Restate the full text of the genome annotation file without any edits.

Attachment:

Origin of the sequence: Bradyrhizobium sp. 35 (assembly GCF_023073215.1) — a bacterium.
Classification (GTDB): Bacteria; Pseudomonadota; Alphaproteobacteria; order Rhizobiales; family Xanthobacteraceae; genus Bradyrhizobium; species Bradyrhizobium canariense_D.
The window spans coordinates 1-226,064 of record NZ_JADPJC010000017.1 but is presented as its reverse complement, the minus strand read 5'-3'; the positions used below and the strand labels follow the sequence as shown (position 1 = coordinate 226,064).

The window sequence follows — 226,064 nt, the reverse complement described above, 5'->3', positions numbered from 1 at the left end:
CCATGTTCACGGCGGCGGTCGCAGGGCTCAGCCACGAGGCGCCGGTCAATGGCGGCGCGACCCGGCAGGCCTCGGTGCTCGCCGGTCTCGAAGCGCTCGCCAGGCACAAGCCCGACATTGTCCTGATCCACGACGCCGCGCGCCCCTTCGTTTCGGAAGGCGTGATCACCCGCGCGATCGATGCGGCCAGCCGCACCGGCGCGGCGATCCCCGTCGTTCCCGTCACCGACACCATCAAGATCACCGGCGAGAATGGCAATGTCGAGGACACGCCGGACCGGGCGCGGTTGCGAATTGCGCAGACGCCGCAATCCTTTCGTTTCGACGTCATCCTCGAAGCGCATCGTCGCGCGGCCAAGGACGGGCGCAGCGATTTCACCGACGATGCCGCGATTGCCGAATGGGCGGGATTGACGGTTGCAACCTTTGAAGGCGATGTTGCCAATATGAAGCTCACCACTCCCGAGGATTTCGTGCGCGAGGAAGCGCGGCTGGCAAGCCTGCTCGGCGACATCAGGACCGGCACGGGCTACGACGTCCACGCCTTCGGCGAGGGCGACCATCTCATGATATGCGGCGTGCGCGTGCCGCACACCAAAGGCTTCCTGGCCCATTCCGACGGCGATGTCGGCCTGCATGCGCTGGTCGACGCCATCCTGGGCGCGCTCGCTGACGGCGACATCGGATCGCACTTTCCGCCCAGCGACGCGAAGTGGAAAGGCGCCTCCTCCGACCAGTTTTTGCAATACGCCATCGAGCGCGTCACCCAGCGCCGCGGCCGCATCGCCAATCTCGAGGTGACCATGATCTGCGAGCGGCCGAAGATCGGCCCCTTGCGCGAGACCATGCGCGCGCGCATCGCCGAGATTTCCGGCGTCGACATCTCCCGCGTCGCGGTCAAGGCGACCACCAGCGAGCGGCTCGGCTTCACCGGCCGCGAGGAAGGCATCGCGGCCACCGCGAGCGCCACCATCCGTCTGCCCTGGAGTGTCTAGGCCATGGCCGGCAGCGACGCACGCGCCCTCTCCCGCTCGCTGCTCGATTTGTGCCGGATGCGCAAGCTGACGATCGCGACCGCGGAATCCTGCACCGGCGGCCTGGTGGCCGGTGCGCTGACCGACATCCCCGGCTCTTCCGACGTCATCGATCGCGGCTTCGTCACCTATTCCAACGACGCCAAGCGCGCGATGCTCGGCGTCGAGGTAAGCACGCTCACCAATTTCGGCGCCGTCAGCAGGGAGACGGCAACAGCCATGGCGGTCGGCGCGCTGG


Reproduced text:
Origin of the sequence: Bradyrhizobium sp. 35 (assembly GCF_023073215.1) — a bacterium.
Classification (GTDB): Bacteria; Pseudomonadota; Alphaproteobacteria; order Rhizobiales; family Xanthobacteraceae; genus Bradyrhizobium; species Bradyrhizobium canariense_D.
The window spans coordinates 1-226,064 of record NZ_JADPJC010000017.1 but is presented as its reverse complement, the minus strand read 5'-3'; the positions used below and the strand labels follow the sequence as shown (position 1 = coordinate 226,064).

The window sequence follows — 226,064 nt, the reverse complement described above, 5'->3', positions numbered from 1 at the left end:
CCATGTTCACGGCGGCGGTCGCAGGGCTCAGCCACGAGGCGCCGGTCAATGGCGGCGCGACCCGGCAGGCCTCGGTGCTCGCCGGTCTCGAAGCGCTCGCCAGGCACAAGCCCGACATTGTCCTGATCCACGACGCCGCGCGCCCCTTCGTTTCGGAAGGCGTGATCACCCGCGCGATCGATGCGGCCAGCCGCACCGGCGCGGCGATCCCCGTCGTTCCCGTCACCGACACCATCAAGATCACCGGCGAGAATGGCAATGTCGAGGACACGCCGGACCGGGCGCGGTTGCGAATTGCGCAGACGCCGCAATCCTTTCGTTTCGACGTCATCCTCGAAGCGCATCGTCGCGCGGCCAAGGACGGGCGCAGCGATTTCACCGACGATGCCGCGATTGCCGAATGGGCGGGATTGACGGTTGCAACCTTTGAAGGCGATGTTGCCAATATGAAGCTCACCACTCCCGAGGATTTCGTGCGCGAGGAAGCGCGGCTGGCAAGCCTGCTCGGCGACATCAGGACCGGCACGGGCTACGACGTCCACGCCTTCGGCGAGGGCGACCATCTCATGATATGCGGCGTGCGCGTGCCGCACACCAAAGGCTTCCTGGCCCATTCCGACGGCGATGTCGGCCTGCATGCGCTGGTCGACGCCATCCTGGGCGCGCTCGCTGACGGCGACATCGGATCGCACTTTCCGCCCAGCGACGCGAAGTGGAAAGGCGCCTCCTCCGACCAGTTTTTGCAATACGCCATCGAGCGCGTCACCCAGCGCCGCGGCCGCATCGCCAATCTCGAGGTGACCATGATCTGCGAGCGGCCGAAGATCGGCCCCTTGCGCGAGACCATGCGCGCGCGCATCGCCGAGATTTCCGGCGTCGACATCTCCCGCGTCGCGGTCAAGGCGACCACCAGCGAGCGGCTCGGCTTCACCGGCCGCGAGGAAGGCATCGCGGCCACCGCGAGCGCCACCATCCGTCTGCCCTGGAGTGTCTAGGCCATGGCCGGCAGCGACGCACGCGCCCTCTCCCGCTCGCTGCTCGATTTGTGCCGGATGCGCAAGCTGACGATCGCGACCGCGGAATCCTGCACCGGCGGCCTGGTGGCCGGTGCGCTGACCGACATCCCCGGCTCTTCCGACGTCATCGATCGCGGCTTCGTCACCTATTCCAACGACGCCAAGCGCGCGATGCTCGGCGTCGAGGTAAGCACGCTCACCAATTTCGGCGCCGTCAGCAGGGAGACGGCAACAGCCATGGCGGTCGGCGCGCTGG